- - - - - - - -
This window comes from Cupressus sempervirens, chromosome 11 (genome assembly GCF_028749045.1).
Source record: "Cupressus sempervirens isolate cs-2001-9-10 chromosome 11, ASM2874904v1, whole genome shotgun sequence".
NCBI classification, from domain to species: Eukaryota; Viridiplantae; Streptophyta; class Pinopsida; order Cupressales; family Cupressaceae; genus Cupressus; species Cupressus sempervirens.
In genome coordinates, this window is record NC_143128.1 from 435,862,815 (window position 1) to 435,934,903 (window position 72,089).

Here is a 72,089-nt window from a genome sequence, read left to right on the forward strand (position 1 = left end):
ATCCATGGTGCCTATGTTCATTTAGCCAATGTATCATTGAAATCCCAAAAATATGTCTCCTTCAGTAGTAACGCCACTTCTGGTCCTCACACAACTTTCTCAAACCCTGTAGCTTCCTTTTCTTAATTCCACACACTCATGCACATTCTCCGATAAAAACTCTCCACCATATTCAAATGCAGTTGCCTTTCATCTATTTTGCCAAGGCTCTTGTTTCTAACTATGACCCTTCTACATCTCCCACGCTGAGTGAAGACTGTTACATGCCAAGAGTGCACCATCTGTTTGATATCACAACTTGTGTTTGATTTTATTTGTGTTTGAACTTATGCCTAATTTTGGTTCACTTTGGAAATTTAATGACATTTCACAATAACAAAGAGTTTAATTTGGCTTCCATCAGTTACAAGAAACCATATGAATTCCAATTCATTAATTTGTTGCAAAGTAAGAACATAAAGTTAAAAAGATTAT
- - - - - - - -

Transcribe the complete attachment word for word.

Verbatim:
This window comes from Cupressus sempervirens, chromosome 11 (genome assembly GCF_028749045.1).
Source record: "Cupressus sempervirens isolate cs-2001-9-10 chromosome 11, ASM2874904v1, whole genome shotgun sequence".
NCBI classification, from domain to species: Eukaryota; Viridiplantae; Streptophyta; class Pinopsida; order Cupressales; family Cupressaceae; genus Cupressus; species Cupressus sempervirens.
In genome coordinates, this window is record NC_143128.1 from 435,862,815 (window position 1) to 435,934,903 (window position 72,089).

Here is a 72,089-nt window from a genome sequence, read left to right on the forward strand (position 1 = left end):
ATCCATGGTGCCTATGTTCATTTAGCCAATGTATCATTGAAATCCCAAAAATATGTCTCCTTCAGTAGTAACGCCACTTCTGGTCCTCACACAACTTTCTCAAACCCTGTAGCTTCCTTTTCTTAATTCCACACACTCATGCACATTCTCCGATAAAAACTCTCCACCATATTCAAATGCAGTTGCCTTTCATCTATTTTGCCAAGGCTCTTGTTTCTAACTATGACCCTTCTACATCTCCCACGCTGAGTGAAGACTGTTACATGCCAAGAGTGCACCATCTGTTTGATATCACAACTTGTGTTTGATTTTATTTGTGTTTGAACTTATGCCTAATTTTGGTTCACTTTGGAAATTTAATGACATTTCACAATAACAAAGAGTTTAATTTGGCTTCCATCAGTTACAAGAAACCATATGAATTCCAATTCATTAATTTGTTGCAAAGTAAGAACATAAAGTTAAAAAGATTAT